That was either done with splints, a body frame or casting.  It was all dependent on the severity of the contractions going on.  And that was related to how much of the virus they were able to drain off from the spinal tap.  In my case it started with casting.  I don’t remember the cast very well but I can still feel the acrid taste of the ether in the back of my throat.  I also remember the gauze mask and I am reminded of it every time I use a strainer with cheese cloth.  The was the anesthetic of the day and it wasn’t uncommon to be accompanied with vomit.  I only have one memory of that and it is mainly olfactory but very vivid.

My parents were able to take me home for Christmas that year but on an out-patient basis and with casts on both legs.  My mother was seven months pregnant at the time with who was to be the fifth addition to the family.  That brother would be almost three months old by the time I came home again.  My only memory of that Christmas was my father carrying me home from a function down the street and him being sick.  My mom recently told me that I had asked him if he was breathing that “terrible smell” but in reality is was too much Christmas cheer.

Following my three day Christmas vacation I was returned to the King George.  It was shortly after my return that the hospital began to slowly practice the Sister Kenny approach to polio rehabilitation.  This approach revolutionized the approach to treating polio.  It also contributed to my aversion to the smell of wet wool to this day.  I will save that topic for my next little entry.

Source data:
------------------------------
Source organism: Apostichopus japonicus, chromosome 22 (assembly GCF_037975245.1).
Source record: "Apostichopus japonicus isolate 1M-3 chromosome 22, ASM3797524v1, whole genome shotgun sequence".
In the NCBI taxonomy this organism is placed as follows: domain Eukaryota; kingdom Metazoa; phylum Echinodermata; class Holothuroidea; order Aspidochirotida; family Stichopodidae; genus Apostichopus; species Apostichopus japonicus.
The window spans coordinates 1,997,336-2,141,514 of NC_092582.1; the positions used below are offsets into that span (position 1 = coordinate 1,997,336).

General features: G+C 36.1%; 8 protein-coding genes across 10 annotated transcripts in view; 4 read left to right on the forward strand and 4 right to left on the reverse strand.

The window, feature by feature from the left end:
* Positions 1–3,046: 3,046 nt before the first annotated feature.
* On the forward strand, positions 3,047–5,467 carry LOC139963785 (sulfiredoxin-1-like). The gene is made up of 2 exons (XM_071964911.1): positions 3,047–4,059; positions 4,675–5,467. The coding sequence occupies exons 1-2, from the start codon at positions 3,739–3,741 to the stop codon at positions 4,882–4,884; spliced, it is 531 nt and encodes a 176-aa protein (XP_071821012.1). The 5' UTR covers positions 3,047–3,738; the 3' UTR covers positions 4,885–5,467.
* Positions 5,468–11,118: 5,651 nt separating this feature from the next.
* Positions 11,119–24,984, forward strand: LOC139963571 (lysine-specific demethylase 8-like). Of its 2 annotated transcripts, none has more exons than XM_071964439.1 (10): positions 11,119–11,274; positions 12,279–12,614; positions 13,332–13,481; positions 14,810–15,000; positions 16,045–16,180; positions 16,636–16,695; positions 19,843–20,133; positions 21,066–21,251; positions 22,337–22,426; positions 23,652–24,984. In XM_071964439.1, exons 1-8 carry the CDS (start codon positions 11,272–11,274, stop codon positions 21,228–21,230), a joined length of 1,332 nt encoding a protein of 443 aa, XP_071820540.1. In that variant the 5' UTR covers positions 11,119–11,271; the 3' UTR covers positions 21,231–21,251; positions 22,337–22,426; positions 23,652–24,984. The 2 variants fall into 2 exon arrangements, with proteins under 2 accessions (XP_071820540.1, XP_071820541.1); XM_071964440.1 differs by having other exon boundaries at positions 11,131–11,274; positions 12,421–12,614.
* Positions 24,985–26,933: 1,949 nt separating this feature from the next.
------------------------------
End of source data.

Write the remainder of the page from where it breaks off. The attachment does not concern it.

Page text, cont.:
Let me close this one with a couple of quick thoughts.  First, I DO NOT have polio.  I live with the results of polio.  Polio is a virus that runs its course and then it is finished.  As a polio survivor you deal with the consequences of the virus which can be very diverse (from walking with a limp to living in an iron lung).  Telling me I have polio is like telling someone with an acquired disability due to a car accident that they live with the car accident.  They don’t, they live with the results and it is called paraplegia.  And second, in 1994 the North and South America’s were declared polio free by the Centres for Disease Control and Prevention.  Twenty years later this is no longer true.

There is no reason for children or adults to have to live with the threat of this devastating disease again.  Not when such a simple approach, the polio vaccine, exists.  As a polio survivor I don’t ever want to see the rise of this disease again.  I realize the avoidance of vaccines is a growing movement however every time someone refuses to vaccinate their child, they don’t only threaten their child’s health but they threaten the health of every child in the community.